Grave obsessions

Mrs. means married…..or does it?
There are challenges when we view history through the lens of modern times. Take the marriage record shown here, for example, in which "Mrs." Sarah Greenleaf weds Benjamin Bradstreet.

For years I wrongly concluded that Sarah Greenleaf was someone's widow, having been married before. A closer look, however, reveals something different.


"Mrs.," an abbreviated form of mistress, was defined in Samuel Johnson's 1755 dictionary1 as follows:

A woman who governs: correlative to subject or to servant.

A woman who possesses faculties uninjured.

A woman skilled in any thing.

A woman teacher.

A woman beloved and courted.

A term of contemptuous address.

A whore; a concubine.

Notice marital status was not included! Further research shows Sarah Greenleaf was the unmarried daughter of Joseph and Thomasin (Mayo) Greenleaf, a family of prominence in Newbury, Essex County, Province of Massachusetts Bay. In this instance, the term "Mrs." clearly recognized Sarah's position in society!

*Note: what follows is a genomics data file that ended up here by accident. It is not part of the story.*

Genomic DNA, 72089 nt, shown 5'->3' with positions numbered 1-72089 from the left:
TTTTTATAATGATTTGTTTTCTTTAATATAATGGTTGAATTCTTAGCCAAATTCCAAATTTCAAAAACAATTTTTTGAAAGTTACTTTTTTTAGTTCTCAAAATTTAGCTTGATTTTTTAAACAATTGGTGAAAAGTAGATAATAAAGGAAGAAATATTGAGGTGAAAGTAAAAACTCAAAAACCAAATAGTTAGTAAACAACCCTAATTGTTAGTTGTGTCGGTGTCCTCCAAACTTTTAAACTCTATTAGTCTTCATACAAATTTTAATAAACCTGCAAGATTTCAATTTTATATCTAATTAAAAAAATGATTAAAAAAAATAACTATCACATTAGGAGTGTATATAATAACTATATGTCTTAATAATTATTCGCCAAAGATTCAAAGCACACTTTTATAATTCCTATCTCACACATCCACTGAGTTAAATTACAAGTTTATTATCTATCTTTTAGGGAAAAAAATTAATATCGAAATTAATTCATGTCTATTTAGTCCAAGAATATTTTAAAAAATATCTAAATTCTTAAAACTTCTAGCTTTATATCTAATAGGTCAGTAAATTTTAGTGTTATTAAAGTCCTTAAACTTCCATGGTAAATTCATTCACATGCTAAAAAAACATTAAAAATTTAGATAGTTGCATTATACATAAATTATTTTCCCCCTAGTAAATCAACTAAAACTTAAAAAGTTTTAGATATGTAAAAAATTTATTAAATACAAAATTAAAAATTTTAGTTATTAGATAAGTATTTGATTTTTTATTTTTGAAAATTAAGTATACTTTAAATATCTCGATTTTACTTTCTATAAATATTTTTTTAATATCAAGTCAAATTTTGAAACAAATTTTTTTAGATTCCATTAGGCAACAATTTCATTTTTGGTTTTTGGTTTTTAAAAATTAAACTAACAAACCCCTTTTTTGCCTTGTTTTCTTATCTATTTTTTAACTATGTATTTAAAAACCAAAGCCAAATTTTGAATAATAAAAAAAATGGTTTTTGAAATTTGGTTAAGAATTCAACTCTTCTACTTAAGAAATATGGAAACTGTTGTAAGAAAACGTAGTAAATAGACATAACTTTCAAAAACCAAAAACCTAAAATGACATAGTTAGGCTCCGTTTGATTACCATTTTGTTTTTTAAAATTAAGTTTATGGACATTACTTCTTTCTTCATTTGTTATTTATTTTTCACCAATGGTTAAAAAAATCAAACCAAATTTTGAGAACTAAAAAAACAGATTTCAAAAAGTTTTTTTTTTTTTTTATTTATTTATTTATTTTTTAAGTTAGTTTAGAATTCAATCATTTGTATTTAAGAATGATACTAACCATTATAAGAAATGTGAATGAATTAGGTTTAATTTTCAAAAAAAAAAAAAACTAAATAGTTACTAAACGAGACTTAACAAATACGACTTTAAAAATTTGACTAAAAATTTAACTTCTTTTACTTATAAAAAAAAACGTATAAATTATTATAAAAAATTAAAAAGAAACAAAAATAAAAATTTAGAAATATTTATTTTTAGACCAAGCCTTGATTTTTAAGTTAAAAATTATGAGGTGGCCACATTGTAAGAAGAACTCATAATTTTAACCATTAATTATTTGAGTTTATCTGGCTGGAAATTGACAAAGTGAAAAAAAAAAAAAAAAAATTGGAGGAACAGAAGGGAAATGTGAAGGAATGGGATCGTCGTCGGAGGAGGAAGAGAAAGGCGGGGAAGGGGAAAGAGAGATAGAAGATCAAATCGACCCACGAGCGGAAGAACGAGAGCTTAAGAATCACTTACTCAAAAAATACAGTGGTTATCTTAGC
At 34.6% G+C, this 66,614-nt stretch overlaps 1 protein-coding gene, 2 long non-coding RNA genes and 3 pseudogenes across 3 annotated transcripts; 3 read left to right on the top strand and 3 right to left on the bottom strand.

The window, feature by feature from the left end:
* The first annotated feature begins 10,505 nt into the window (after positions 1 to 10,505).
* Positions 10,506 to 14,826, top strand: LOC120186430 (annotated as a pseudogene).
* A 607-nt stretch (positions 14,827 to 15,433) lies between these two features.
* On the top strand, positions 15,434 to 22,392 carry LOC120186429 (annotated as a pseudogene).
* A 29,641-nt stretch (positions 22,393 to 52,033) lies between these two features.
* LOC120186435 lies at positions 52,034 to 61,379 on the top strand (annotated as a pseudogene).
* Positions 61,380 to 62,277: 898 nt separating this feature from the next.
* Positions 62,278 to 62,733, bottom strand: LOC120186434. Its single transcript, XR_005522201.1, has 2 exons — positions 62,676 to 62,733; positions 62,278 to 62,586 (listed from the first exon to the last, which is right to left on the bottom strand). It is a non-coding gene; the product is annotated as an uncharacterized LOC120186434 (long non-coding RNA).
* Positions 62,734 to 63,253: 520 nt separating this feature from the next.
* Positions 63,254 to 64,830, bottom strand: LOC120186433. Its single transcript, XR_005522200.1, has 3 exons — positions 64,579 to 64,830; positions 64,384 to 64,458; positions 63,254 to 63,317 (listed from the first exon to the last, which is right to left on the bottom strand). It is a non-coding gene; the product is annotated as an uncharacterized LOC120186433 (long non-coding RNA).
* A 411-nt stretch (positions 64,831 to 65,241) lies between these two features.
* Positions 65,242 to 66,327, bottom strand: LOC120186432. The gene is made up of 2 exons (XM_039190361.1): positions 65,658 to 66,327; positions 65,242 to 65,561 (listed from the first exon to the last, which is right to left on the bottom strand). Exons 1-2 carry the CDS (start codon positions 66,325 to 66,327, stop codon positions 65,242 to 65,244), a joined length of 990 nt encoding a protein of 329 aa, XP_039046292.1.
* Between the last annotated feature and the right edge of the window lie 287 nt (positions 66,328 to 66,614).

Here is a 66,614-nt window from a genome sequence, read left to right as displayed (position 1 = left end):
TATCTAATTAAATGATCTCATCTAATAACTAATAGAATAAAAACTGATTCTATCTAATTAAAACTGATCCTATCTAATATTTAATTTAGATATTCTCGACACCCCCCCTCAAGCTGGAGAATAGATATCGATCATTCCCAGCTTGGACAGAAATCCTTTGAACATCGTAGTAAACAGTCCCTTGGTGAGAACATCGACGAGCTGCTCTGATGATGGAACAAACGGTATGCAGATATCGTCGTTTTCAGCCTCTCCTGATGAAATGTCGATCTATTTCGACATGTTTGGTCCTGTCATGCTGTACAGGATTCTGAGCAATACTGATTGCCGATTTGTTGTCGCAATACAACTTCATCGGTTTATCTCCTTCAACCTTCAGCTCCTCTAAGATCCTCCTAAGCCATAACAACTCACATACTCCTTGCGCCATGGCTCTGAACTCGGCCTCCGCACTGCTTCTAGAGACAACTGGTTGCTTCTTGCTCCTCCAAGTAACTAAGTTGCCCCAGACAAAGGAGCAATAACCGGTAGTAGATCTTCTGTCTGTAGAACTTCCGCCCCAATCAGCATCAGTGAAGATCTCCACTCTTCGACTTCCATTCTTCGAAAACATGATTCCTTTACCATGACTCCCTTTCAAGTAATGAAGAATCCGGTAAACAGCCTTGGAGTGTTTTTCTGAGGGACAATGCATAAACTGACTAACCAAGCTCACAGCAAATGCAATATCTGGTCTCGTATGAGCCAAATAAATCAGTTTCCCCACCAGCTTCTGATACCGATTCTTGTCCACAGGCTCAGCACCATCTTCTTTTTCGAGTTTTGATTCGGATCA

Sources:

  • "mistress, n.s." A Dictionary of the English Language, by Samuel Johnson. 1755. Accessed 2021/08/01. https://johnsonsdictionaryonline.com/1755/mistress_ns
  • "Massachusetts, Town Clerk, Vital and Town Records, 1626-2001", database, FamilySearch,(http://www.familysearch.org), FamilySearch, marriage record, Benjamin Bradstreet and Mrs. Sarah Greenleaf, married 9 November 1726, image online; Essex > Newbury > Marriages 1718-1819 vol 25 > image 27 of 248; citing Massachusetts Secretary of the Commonwealth, Boston.
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